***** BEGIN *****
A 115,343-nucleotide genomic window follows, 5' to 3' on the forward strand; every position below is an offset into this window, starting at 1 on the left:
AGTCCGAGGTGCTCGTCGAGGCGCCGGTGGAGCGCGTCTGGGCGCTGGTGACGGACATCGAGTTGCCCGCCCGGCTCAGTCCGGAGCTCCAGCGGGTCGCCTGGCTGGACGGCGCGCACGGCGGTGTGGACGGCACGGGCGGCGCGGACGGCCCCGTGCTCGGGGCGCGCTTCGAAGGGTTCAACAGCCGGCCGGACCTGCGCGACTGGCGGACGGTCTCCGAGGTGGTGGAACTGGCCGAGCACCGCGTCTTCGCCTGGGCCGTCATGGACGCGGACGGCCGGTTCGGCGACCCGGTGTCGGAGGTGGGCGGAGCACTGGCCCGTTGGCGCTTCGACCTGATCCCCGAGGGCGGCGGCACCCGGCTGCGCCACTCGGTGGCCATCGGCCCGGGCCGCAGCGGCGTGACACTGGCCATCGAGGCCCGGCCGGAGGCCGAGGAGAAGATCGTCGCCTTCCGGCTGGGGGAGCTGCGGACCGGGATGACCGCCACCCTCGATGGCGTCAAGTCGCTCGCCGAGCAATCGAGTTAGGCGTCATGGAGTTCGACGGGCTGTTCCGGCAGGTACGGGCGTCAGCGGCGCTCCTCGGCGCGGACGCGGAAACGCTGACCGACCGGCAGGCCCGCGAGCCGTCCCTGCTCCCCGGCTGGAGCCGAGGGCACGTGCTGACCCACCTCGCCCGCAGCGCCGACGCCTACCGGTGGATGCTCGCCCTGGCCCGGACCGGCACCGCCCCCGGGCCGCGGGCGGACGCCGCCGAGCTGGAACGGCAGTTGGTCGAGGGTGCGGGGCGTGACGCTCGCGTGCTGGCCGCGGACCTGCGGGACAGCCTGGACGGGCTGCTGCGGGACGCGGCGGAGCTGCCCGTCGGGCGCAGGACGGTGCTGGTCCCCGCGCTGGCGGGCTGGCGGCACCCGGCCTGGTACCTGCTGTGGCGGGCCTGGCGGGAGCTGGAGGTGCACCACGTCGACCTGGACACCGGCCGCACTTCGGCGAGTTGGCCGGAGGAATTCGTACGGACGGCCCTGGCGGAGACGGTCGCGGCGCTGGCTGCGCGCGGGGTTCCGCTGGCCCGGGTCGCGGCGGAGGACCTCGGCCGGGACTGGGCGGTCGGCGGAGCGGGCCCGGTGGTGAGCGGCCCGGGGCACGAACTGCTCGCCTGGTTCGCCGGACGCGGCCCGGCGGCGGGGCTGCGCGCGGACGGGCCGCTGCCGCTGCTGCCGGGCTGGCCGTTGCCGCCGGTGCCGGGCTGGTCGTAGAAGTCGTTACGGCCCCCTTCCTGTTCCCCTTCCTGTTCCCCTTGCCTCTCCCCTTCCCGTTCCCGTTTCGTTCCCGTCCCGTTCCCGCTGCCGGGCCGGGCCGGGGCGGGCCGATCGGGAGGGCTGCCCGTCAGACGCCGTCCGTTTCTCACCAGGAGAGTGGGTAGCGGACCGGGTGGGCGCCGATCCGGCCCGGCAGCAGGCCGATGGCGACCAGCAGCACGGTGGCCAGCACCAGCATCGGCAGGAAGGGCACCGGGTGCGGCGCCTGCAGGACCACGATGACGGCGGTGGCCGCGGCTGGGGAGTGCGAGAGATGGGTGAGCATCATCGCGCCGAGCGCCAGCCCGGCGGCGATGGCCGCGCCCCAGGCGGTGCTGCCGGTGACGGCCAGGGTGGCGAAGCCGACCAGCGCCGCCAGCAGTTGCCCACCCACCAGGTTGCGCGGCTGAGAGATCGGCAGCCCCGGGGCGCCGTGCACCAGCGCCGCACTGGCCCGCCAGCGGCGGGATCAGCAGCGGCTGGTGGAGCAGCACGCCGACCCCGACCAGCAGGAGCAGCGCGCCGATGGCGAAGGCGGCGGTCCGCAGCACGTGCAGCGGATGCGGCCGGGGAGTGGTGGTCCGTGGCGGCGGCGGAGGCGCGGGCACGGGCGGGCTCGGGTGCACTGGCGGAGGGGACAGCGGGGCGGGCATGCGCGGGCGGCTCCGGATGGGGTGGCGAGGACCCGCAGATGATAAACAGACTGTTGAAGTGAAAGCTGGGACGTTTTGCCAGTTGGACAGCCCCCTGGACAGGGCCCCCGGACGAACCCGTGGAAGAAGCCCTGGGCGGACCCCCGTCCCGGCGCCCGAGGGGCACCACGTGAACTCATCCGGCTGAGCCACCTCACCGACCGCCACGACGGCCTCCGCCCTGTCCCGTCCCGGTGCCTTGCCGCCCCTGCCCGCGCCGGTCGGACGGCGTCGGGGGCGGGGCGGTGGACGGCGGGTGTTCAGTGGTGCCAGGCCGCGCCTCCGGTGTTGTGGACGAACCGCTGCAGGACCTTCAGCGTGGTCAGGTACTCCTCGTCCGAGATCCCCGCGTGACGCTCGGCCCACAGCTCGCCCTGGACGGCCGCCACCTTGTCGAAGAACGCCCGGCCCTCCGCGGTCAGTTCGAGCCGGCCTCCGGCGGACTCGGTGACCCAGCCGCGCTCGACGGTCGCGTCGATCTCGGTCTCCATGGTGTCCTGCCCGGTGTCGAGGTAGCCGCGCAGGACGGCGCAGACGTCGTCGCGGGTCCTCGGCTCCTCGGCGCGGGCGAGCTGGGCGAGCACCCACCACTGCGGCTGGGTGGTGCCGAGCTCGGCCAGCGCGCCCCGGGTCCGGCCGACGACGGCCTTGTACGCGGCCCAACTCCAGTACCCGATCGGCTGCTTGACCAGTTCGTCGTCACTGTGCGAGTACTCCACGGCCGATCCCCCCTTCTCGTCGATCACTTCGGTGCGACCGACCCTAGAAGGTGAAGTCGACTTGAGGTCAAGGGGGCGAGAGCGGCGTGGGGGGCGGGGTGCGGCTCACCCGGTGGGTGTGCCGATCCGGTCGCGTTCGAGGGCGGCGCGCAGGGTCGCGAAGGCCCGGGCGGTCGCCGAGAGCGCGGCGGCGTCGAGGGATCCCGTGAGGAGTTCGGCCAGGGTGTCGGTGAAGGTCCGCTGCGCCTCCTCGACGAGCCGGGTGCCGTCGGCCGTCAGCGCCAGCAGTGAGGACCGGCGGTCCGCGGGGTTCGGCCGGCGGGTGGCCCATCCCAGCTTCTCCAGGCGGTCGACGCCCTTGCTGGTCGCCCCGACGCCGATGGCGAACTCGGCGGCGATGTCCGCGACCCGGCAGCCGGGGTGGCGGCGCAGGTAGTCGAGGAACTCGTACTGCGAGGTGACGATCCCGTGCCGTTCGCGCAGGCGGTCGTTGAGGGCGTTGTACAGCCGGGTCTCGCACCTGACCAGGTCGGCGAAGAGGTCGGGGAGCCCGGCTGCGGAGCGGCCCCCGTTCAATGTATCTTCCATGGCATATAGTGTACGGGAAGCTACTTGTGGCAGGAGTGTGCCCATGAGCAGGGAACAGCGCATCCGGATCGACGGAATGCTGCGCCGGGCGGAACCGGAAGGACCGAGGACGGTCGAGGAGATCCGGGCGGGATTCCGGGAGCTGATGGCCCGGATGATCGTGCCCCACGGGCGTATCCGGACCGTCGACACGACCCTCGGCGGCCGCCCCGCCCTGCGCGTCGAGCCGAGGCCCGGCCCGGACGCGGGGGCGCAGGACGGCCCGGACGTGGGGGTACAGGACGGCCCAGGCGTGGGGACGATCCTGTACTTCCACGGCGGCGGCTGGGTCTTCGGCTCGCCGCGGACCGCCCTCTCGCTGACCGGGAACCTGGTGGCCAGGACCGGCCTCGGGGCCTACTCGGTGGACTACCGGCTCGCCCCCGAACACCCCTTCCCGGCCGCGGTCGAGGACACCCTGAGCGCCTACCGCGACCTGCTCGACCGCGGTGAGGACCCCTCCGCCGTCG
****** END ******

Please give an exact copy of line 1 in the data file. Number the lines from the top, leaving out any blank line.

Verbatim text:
A 115,343-nucleotide genomic window follows, 5' to 3' on the forward strand; every position below is an offset into this window, starting at 1 on the left: